Richard was disdainful (to put it politely) of this newfangled contraption. He was casting about for some reading material the other day, and I knew he would love Just Kids, Patti Smith’s National Book Award winning account of her life with Robert Mapplethorpe. It was the first book I had ordered up for the Kindle. I wouldn’t say he is exactly a convert, but he did have to admit that it was a pleasant reading experience. In the case of Just Kids, it is a book I will probably buy in its hardbound edition, just so that I can have all of the wonderful line drawings and photographs sprinkled throughout. Riffling through the pages of a book is satisfying in a way that bookmarking in an e-reader does not duplicate. There will always be books we will want to own. For reading in the tub, best to stick with ink on paper. I love my Kindle, not as a replacement, but as another tool for gobbling up words.

kindle case

It didn’t take long to figure out that if I was going to carry this thing around with me, it would need some protection. I made a case for myself, and one for Hillary. She was thrilled, and said that she had gone on Etsy to try to find something like it and had found nothing. Whoa! A new, uncrowded niche in the labyrinth that is Etsy? I made a few more and added them to my shop, by which time there were over 4,000 others ahead of me. Sigh. What about you? Have you fallen prey to the Kindle? Do you have an experience or an opinion or a rant? Please share. And if you want one of my cases, you can find one by poking around in my Etsy shop.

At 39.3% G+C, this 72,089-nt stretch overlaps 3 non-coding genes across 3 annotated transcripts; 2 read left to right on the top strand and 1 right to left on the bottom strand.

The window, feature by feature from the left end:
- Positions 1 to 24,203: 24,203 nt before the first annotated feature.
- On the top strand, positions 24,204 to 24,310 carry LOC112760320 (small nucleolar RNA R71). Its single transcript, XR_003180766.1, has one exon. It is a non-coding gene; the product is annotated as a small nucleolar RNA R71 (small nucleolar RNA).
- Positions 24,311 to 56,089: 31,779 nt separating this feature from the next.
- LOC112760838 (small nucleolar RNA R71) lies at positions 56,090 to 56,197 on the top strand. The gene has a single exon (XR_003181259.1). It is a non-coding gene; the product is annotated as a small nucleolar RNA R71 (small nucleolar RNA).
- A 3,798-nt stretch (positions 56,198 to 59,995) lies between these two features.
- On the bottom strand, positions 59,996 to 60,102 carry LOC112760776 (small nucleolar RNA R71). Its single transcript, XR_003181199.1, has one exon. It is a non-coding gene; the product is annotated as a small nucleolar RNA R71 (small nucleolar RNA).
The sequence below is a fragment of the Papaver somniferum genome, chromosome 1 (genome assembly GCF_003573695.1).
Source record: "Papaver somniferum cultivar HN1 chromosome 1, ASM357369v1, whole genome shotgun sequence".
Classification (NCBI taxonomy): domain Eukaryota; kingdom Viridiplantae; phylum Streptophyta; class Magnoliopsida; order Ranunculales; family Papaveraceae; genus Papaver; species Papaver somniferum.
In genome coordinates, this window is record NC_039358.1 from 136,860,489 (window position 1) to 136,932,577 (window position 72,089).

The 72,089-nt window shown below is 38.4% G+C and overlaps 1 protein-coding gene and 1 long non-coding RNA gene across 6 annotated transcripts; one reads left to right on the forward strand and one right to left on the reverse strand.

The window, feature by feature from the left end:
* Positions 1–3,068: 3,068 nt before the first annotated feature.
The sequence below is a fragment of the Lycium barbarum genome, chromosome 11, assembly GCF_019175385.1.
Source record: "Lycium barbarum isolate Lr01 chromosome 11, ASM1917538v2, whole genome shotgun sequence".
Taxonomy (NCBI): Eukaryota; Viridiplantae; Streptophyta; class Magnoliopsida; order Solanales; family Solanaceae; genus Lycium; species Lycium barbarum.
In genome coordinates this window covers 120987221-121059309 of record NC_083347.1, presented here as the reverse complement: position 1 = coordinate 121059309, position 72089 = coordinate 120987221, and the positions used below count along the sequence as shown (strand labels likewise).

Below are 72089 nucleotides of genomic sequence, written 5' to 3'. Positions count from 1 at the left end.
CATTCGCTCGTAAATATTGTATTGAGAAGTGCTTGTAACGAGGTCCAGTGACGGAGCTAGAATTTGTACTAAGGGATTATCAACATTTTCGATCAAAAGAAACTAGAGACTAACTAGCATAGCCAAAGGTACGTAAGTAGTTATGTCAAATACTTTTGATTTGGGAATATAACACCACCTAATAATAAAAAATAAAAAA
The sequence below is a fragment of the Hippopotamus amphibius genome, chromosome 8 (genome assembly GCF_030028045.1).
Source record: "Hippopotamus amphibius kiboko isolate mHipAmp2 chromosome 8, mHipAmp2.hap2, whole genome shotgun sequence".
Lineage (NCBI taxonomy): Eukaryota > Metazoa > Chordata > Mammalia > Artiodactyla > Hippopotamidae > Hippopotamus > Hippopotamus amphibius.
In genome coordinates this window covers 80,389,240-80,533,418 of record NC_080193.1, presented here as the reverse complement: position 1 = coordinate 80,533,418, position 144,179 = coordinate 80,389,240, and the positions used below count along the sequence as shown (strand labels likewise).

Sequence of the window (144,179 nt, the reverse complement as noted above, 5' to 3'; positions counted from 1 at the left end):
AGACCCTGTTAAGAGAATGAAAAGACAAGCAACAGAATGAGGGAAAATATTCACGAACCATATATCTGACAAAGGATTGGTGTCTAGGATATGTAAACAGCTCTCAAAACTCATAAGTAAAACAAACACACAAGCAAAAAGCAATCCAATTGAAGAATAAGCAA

catch the grass ring

etsy grass ring

People are always referring to our “green thumbs”. How about wearing a little patch of grass on your ring finger? Nice twist, don’t you think? I came across this here on Etsy, and just had to share it with my gardening friends.